Time to End Summer Basketball Certification

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Time to End Summer Basketball Certification The NCAA’s rules on outside competition are old enough that it is hard to go back and find their origin. The current version of Bylaw 14.7.1, which bans outside competition by student-athletes subject to the exceptions in the rest of the bylaw, was adopted in 1991, and revised three times since then. The last revision, in 2005, softened the penalty from a presumption of being ineligible for at least a full season to simply requiring reinstatement. But the rules themselves reveal the intent. Competition on outside teams is prohibited during the academic year. That makes sense for academic reasons. In most sports, the NCAA allows for outside competition to occur outside the playing season during summer vacation or other official holiday breaks. During those times, the NCAA limits how many athletes from one institution can be on a team and prohibits coaches from coaching their own athlet es on outside teams. This prevents club teams from simply extending the collegiate season. The outside competition bylaws are not without their major issues, chiefly the difference between individual and team sports. Individual athletes are permitted to compete in outside events representing themselves. They can even compete in open events that involve collegiate teams and still redshirt, so long as they are not competing as members of the college team. Only wrestling has any sort of limit, prohibiting outside competition between the start of the academic year and November 1. The most visible issue with the outside competition rule happens in basketball. Basketball student-athletes may participate in outside competition during the summer. But they do so under a set of restrictive conditions. Basketball student-athletes may only play on one team in one league during the summer and the league must be certified by the NCAA. Basketball leagues must meet a number of conditions to be certified, including:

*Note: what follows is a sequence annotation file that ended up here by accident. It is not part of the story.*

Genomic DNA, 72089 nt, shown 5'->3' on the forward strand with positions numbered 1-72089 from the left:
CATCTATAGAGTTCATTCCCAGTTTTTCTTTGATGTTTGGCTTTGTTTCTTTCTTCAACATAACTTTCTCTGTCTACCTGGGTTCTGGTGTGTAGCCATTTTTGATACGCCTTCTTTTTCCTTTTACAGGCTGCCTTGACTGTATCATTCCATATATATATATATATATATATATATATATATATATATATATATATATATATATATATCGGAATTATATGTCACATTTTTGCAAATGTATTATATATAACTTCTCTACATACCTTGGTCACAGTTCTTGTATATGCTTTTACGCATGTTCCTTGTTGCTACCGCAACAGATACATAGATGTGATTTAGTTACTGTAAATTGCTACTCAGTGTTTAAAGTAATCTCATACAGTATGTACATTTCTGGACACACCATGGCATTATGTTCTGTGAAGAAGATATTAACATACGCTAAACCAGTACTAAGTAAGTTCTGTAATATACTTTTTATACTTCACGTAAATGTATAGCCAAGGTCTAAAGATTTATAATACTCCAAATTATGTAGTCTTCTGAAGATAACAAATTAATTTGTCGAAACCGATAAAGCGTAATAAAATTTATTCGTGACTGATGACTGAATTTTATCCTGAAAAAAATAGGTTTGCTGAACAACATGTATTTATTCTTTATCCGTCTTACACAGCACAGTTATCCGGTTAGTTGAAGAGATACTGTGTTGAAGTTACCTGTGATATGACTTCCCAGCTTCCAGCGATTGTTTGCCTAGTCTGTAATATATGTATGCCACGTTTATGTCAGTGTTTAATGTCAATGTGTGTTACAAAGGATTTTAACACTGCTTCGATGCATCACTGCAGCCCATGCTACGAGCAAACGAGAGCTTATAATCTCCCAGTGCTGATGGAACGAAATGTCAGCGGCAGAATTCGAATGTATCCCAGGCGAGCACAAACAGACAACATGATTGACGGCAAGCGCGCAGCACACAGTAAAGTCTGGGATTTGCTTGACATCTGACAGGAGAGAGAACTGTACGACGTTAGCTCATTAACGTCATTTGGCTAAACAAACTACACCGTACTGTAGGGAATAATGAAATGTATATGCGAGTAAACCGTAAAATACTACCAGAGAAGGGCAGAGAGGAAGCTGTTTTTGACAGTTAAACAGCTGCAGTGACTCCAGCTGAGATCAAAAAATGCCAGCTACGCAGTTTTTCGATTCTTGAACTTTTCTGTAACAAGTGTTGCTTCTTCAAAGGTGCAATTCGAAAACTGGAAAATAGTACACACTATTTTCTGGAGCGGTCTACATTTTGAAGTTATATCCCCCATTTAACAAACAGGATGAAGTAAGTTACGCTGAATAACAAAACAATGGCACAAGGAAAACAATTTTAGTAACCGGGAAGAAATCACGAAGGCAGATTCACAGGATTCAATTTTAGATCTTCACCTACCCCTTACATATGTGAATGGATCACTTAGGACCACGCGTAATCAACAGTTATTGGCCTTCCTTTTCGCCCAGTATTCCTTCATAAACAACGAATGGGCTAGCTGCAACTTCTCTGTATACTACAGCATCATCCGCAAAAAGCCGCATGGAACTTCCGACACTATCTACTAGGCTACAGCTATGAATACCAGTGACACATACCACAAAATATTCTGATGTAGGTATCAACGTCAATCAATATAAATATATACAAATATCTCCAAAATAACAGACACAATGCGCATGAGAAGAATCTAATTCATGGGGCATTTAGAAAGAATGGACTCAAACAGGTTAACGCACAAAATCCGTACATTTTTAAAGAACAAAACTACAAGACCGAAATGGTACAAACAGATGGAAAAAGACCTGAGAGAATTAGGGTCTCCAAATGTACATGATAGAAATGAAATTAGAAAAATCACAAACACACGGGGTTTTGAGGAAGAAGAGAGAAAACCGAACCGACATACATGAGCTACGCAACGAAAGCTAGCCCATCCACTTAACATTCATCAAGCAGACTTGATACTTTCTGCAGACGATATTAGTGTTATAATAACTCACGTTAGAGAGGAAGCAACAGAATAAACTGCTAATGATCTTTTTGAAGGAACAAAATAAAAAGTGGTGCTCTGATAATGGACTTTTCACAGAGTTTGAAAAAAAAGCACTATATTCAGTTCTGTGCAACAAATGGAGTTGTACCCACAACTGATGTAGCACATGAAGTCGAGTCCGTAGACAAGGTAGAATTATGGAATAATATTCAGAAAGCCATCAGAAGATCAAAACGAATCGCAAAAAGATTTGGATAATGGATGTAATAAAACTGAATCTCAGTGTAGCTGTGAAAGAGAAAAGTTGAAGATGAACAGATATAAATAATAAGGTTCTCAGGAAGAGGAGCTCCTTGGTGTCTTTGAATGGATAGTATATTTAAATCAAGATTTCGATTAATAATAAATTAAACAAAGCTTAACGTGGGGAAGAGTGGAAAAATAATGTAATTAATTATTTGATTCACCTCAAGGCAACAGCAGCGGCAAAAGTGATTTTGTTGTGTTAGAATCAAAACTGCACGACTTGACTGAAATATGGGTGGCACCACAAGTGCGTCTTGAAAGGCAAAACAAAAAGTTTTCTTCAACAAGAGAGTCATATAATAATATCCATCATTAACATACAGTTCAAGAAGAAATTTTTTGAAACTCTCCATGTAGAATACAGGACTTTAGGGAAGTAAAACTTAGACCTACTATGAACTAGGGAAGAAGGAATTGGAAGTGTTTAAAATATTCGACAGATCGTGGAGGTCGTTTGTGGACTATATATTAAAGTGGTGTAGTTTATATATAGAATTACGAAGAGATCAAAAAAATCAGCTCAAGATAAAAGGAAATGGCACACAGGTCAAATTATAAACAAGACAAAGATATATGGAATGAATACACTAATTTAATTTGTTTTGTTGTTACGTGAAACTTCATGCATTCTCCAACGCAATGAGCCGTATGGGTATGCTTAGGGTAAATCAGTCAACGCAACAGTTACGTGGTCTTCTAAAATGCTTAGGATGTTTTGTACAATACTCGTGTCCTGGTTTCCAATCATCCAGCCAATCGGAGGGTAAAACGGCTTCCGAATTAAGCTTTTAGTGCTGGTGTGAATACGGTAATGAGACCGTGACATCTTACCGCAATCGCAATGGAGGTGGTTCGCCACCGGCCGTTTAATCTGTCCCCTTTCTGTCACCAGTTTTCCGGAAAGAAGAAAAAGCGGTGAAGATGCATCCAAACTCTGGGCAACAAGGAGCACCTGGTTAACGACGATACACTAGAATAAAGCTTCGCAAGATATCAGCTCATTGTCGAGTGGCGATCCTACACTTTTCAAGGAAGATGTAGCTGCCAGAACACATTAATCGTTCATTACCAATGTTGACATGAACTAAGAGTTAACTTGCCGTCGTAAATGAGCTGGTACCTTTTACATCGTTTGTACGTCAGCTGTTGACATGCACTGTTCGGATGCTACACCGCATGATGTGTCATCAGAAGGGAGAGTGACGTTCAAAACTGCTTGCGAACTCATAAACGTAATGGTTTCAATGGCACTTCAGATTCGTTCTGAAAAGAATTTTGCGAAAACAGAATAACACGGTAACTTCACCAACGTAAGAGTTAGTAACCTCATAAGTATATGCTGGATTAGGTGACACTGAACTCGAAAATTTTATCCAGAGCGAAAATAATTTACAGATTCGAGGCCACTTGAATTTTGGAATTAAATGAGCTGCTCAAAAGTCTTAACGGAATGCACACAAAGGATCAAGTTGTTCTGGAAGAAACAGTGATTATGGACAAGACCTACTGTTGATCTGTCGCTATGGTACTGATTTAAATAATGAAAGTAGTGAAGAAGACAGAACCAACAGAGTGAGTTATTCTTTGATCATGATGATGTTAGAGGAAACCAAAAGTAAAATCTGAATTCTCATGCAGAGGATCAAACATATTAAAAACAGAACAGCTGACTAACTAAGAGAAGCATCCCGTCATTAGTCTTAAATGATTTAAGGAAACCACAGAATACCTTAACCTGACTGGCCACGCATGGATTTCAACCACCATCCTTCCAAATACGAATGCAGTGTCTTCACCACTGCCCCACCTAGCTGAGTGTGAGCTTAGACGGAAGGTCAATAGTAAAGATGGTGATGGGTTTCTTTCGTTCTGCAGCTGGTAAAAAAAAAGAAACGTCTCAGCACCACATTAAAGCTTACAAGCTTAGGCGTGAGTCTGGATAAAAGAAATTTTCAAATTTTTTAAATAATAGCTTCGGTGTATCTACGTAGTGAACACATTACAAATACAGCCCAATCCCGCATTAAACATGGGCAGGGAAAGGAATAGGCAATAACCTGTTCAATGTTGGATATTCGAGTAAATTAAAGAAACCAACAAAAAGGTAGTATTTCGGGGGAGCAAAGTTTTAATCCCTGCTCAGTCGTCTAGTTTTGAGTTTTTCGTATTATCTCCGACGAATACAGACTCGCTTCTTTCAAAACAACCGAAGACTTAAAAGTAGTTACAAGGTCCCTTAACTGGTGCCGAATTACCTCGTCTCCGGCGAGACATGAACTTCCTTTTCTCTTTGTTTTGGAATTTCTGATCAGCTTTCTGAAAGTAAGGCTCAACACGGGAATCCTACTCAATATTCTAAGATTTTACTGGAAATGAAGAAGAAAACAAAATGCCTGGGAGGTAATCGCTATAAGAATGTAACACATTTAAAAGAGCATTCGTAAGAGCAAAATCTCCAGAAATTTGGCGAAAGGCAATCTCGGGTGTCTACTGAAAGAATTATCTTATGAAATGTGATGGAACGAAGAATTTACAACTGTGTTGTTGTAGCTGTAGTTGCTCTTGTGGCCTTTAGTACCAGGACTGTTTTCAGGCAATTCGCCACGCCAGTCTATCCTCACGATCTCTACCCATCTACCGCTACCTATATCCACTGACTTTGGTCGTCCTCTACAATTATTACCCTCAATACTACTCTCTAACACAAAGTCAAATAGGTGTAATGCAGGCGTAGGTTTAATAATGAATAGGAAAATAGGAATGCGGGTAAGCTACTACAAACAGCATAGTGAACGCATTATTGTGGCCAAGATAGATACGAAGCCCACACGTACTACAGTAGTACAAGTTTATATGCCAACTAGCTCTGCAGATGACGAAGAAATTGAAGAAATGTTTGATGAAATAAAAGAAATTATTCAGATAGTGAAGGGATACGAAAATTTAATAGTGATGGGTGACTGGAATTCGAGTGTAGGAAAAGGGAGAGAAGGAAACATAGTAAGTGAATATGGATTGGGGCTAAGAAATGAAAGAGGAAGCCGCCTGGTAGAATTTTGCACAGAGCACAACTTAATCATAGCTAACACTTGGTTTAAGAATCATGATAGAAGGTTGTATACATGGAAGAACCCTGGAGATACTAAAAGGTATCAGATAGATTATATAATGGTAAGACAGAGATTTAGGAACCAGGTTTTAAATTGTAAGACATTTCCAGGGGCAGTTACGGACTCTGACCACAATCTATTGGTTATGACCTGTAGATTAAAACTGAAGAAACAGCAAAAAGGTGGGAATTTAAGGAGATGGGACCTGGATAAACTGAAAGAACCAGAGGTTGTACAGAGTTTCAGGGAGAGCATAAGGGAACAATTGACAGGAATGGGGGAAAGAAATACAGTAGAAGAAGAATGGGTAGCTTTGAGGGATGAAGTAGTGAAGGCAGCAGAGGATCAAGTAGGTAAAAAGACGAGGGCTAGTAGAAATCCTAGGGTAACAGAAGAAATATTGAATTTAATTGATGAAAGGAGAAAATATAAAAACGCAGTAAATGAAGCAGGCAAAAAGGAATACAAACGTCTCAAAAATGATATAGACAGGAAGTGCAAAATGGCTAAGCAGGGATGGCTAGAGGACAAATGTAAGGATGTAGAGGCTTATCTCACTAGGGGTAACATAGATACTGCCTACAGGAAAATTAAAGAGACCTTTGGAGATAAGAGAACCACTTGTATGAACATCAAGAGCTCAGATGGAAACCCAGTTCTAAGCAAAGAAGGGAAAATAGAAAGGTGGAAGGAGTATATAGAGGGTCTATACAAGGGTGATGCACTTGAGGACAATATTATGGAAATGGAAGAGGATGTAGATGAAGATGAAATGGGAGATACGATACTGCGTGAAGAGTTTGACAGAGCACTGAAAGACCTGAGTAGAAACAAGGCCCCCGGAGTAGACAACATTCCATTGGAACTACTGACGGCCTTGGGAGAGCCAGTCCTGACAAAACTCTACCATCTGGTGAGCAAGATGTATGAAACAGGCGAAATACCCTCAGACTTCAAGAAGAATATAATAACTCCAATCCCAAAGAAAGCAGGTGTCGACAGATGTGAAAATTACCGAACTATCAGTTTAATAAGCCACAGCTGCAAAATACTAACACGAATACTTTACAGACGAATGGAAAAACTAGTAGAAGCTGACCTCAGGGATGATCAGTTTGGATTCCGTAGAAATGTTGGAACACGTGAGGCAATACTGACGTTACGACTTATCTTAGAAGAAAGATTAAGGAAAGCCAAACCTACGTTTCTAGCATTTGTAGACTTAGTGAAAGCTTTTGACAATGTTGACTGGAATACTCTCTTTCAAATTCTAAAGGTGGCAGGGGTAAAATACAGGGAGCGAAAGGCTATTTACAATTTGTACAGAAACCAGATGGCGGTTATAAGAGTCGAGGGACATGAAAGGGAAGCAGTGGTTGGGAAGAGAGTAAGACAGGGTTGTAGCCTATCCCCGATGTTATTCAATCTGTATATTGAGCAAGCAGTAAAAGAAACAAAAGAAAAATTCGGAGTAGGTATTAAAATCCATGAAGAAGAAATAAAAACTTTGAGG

• No paying any players;
  • No postseason or all-star competition; and
  • No charging for admission, parking, raffles, or broadcast rights.
  • Players may also only participate in leagues within 100 miles of their home or their institution.

This leads to the annual ritual of seeing both men’s and women’s basketball student-athletes suspended for violating these rules. The most common violations involve playing on two teams, playing for the wrong team or in the wrong league, or playing in a league that was not certified by the NCAA. The intent seems to be to prevent the rise of commercialized summer basketball leagues involving student-athletes. The supporter of the collegiate amateur model sees the NCAA protecting basketball student-athletes from possible exploitation. The critic sees the strict outside competition regulations for the NCAA’s major revenue sport as entrenching the NCAA monopoly. The lack of restrictions in other sports gives fuel to those critics. Highly competitive commercial summer baseball leagues like the Cape Cod League are nationally recognized. Men’s soccer players play in the Premier Development League or PDL, not just in front of paying customers but against professional athletes in many cases. And although no organized summer football has arisen, no NCAA rule prohibits the rise of summer 7-on–7 leagues. Beyond the inconsistencies with other sports, other rules have made the NCAA’s summer basketball certification program obsolete. Back in 1991, basketball players might have ended up participating in highly competitive televised leagues that generated significant revenue. Now the combination of almost universal summer school and summer practice makes it hard for such a league to get traction. The season would be too short and players would have too little time to devote to the outside team. If the NCAA sees value in some of the rules like keeping athletes closer to home and preventing agents from running basketball leagues as tryouts and training grounds, then keep summer league certification. But lose the big stick of eligibility. Coaches now have such control over players lives in the summer that they, rather than the athlete, should be punished if a player plays on too many teams or in an unsanctioned league. That will do more to keep summer basketball in check than even the harshest penalties on athletes.


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